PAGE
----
For all of Johnson's attention-grabbing antics, we should keep in mind that he's only had double-digit touchdowns once in his career – 10 in 2003. Make no mistake, he's a receptions and yardage machine, and in fact, 2007 represented a career high in receiving yards. But for the second season in a row, Johnson scored in just four of 16 games, and unless you're in a total points league, that feast-or-famine production can be ill-timed. At 6-1, 190, Johnson’s not a particularly stout receiver, and he's not especially fast. He's able to make so many plays down the field due to his leaping ability, timing, body control, strong hands and excellent eye-hand coordination. Johnson’s in the last year of his current deal, and there's been talk this offseason that Cincinnati has been entertaining offers for him. Johnson's in the last year of his current deal, and while there's been talk this offseason that he was demanding a trade, at press time, Johnson indicated he planned to attend the team's minicamp in June.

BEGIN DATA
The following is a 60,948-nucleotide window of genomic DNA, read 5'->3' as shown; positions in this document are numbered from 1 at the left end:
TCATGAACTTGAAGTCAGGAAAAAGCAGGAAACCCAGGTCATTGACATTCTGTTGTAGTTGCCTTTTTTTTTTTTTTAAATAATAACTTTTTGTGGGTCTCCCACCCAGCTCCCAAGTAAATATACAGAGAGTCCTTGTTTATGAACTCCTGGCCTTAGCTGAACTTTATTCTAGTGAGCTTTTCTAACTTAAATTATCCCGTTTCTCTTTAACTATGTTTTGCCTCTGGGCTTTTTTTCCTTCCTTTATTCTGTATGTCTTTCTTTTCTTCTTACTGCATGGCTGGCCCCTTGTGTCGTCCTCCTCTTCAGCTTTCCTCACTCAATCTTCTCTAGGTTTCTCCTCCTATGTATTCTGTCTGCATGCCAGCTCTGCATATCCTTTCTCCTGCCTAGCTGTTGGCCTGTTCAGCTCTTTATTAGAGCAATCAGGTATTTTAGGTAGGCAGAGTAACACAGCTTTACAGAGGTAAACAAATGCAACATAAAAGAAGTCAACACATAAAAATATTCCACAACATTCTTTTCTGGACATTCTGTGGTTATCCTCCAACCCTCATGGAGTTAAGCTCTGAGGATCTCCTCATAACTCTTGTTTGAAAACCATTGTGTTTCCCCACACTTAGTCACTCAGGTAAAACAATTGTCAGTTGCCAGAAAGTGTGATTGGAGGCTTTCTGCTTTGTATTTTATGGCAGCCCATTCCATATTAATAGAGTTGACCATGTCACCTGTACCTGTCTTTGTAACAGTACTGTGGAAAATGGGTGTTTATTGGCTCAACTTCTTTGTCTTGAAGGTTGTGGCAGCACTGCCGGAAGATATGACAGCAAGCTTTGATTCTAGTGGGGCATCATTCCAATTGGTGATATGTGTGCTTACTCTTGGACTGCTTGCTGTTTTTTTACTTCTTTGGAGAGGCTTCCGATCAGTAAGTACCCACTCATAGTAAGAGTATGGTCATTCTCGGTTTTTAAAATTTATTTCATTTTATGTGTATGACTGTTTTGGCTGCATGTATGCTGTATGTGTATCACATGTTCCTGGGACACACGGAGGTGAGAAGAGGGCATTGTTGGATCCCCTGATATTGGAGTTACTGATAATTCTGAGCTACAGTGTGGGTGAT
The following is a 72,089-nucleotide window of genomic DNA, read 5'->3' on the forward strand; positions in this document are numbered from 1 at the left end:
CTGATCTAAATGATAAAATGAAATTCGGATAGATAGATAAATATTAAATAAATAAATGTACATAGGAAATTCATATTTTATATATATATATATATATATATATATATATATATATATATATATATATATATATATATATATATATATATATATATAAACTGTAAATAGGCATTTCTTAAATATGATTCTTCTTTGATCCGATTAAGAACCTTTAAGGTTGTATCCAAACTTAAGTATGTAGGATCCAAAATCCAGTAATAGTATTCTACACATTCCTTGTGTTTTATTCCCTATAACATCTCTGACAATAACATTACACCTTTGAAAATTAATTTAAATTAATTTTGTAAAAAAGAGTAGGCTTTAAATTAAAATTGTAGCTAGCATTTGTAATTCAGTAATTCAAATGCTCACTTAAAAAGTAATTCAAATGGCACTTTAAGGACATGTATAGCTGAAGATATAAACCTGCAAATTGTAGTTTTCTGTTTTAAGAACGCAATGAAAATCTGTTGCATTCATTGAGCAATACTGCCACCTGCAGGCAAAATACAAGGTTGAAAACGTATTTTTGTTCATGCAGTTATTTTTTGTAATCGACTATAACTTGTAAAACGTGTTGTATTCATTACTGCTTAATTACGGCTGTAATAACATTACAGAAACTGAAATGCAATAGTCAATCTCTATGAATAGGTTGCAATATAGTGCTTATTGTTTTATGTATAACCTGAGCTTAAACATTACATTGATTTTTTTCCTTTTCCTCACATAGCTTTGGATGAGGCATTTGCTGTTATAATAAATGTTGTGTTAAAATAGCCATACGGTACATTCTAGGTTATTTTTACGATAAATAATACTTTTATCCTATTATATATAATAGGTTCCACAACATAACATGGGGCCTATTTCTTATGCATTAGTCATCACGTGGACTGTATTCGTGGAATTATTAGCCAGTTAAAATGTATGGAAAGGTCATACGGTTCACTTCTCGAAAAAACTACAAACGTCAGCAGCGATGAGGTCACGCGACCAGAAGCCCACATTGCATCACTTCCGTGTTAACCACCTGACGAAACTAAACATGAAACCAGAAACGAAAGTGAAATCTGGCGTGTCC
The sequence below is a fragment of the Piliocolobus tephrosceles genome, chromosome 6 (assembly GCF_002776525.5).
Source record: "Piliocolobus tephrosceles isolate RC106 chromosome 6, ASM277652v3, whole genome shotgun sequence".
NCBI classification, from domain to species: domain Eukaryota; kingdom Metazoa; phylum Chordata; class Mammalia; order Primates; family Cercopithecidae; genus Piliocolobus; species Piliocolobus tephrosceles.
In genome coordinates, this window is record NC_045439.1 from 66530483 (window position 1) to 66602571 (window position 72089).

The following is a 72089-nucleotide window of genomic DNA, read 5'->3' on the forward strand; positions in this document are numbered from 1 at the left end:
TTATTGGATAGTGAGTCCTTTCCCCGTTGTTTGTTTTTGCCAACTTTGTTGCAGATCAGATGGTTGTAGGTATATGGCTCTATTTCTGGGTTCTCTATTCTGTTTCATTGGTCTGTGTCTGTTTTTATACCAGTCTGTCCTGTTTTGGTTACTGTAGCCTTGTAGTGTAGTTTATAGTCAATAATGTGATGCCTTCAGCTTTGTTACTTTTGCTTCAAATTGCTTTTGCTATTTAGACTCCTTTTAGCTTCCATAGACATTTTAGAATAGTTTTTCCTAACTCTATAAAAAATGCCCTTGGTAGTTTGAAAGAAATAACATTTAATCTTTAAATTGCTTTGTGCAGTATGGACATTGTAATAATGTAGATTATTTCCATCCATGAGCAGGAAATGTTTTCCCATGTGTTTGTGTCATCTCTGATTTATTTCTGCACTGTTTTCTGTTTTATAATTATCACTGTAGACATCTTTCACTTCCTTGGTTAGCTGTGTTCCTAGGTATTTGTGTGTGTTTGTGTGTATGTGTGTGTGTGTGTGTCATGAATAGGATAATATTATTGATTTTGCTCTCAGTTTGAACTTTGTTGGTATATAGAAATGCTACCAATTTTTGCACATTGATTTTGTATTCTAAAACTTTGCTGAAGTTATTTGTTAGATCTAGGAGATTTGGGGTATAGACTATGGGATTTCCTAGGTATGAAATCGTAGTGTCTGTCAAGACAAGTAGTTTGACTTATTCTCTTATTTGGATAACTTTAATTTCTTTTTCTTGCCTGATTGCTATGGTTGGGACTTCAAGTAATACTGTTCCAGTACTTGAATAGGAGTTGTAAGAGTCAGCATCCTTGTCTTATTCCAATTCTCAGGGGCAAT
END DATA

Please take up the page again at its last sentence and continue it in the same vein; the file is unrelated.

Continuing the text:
Forget about buying a struggling superstar low this season – Johnson’s story from 2006 should make that next to impossible. Through eight games, Johnson had just 40 catches for 482 yards and two touchdowns, while teammate T.J. Houshmandzadeh was significantly outproducing him on a per game basis. But in Weeks 10 and 11, Johnson exploded for 17 catches, 450 yards and five scores in Weeks 10 and 11, en route to a huge second half, a receiving yardage title and a league-leading eight receptions of 40 yards or more. Of course, Johnson’s downfield playmaking wasn’t a surprise – he’s had 27 catches of at least 40 yards over the last four years, giving him added value in distance scoring leagues. The problem with Johnson in conventional leagues is that he doesn’t get enough easy opportunities to find pay dirt. At 6-1, 190, Johnson has decent size, but he’s by no means a prototypical red-zone target in the mold of Terrell Owens or Antonio Gates. Johnson had just 11 looks from inside the 20 all year, a mere half of Houshmandzadeh’s 22. Moreover, this isn’t just a one year aberration, as Houshmandzadeh got more looks from in close than Johnson (25 to 18) in 2005 as well. As a result, Johnson scored in just four games all season, or put differently, he failed to record a touchdown in 12 out of 16 contests. Johnson doesn’t have tremendous downfield speed, but his outstanding eye-hand coordination, body control, strong hands and ability to play the ball in the air make him a dangerous deep threat. With quarterback Carson Palmer heading into 2007 with a clean bill of health, Johnson is as good a bet as anyone to lead the league in receiving yardage. But unless Cincinnati reapportions its red-zone touches, you shouldn’t bank on double-digit touchdowns.